Summer Plus Music: Pretty Much Why We Live Here
Memorial Day now behind us, it's time to take out the calendar and begin the serious business of penciling in the summer concert-going plans.
I don’t think I need to point out that we are blessed to have, virtually in our backyard, some of the greatest warm-weather music attractions anywhere. Here are a few of the more celebrated ones; a little later, perhaps, I will talk about some of the smaller ones.
First and foremost: Tanglewood.
I’m not especially into ranking things, but I think it’s fair to say that -- based on its track record of having trained an astoundingly large percentage of the world’s leading conductors and musicians, as well as its storied concert history, as well as, what the heck, tossing in the sheer beauty and tranquility of the place -- Tanglewood, up in Lenox, Massachusetts, should be called the premier classical music festival on the planet.
It is, of course, primarily the summer getaway of the Boston Symphony Orchestra (BSO). It has been the BSO's warm weather home since a stormy night in August, 78 years ago, when the BSO assembled on folding chairs under a rented tent and played Wagner, until a sudden monsoon kicked up and sent a couple of thousand well-dressed swells scrambling to their cars.
Its now iconic 5,100-seat open-air “shed” was christened the following summer, and remains the centerpiece of the rolling campus in the foothills of the Berkshires.
But Tanglewood is more than the BSO. Its young musician training arm, now called the Tanglewood Music Center, gathers together the most talented 20-somethings from around the world and prepares them for the orchestral life. (This summer, incidentally, marks the 75th anniversary of the TMC, and various acknowledgements will be taking place during the season.)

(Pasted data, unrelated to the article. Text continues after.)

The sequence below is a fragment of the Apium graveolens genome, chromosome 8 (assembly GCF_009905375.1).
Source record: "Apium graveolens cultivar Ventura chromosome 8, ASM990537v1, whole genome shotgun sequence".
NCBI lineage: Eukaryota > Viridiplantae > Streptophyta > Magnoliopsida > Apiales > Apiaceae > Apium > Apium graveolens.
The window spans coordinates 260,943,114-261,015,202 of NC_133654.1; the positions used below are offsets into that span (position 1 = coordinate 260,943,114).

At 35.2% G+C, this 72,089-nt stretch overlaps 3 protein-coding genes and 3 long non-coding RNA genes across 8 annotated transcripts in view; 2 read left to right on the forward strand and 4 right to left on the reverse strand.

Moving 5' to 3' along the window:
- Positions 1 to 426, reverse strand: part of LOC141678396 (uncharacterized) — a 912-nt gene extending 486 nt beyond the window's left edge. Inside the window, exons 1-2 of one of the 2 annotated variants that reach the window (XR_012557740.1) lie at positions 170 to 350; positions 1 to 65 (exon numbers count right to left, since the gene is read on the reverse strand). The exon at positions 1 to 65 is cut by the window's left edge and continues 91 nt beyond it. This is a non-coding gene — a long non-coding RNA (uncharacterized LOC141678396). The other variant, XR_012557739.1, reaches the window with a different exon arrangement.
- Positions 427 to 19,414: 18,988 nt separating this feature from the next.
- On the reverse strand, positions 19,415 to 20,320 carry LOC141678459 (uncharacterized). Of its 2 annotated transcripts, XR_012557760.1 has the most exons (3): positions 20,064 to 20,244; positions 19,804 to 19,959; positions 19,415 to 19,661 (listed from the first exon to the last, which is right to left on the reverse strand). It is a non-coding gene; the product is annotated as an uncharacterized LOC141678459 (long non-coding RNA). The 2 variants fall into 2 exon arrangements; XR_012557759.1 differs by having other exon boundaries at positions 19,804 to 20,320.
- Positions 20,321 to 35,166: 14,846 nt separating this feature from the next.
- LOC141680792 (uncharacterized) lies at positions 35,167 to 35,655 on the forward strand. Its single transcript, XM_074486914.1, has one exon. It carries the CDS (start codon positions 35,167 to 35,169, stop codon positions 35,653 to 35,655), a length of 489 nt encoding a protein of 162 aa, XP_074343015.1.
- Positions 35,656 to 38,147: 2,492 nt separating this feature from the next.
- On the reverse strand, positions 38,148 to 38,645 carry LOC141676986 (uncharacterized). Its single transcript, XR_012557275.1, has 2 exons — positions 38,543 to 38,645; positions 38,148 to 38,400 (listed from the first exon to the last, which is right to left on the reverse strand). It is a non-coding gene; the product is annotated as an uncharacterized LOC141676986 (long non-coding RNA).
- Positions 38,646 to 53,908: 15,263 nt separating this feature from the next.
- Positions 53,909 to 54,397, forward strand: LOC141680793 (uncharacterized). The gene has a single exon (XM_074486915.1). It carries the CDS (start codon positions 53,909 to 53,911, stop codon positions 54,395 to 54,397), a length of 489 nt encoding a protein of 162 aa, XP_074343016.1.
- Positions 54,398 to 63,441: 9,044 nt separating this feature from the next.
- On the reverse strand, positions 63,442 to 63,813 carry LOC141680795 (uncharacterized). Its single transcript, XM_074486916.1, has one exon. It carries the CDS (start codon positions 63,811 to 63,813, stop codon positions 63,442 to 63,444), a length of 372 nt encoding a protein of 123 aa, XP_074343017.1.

There is also the weeklong Festival of Contemporary Music, the ongoing chamber and smaller-scale concerts in the cozier 1,200-seat Ozawa Hall, the Boston University Tanglewood Institute for high school students, along with assorted lectures, walks, seminars, and other gently edifying stuff.
It’s a place that just sort of seems destined to have materialized on this handsome, history-soaked parcel.
I’m always amazed, and slightly irritated, when I hear people who have lived around here for any length of time say to me, “Oh, yeah, Tanglewood. We keep meaning to go up there, but we haven’t done it yet.” Go already.
If I may quote from a piece I wrote a few summers ago:
On a soft, star-filled July night, with just a hint of breeze stirring the tall pines and oaks that dot the gently rolling lawns up here, and with the sound of some sparkling Mozart overture or fiery Mahler Symphony wafting out over the Berkshire foothills, and with the rich history of this stunning region adding its own romantic counterpoint, it's hard to avoid the thought: How many better ways to spend a summer evening can there be?
Norfolk Chamber Music Festival
This bucolic little spa bills itself, plausibly, as the oldest summer music festival in North America. Its heritage (fascinating but not that well known, for some reason, even in these parts) reaches back to the late 1800s, when the prosperous and arts-loving Battell family conceived of a series of warm-weather musical evenings on their rolling estate just off Route 44.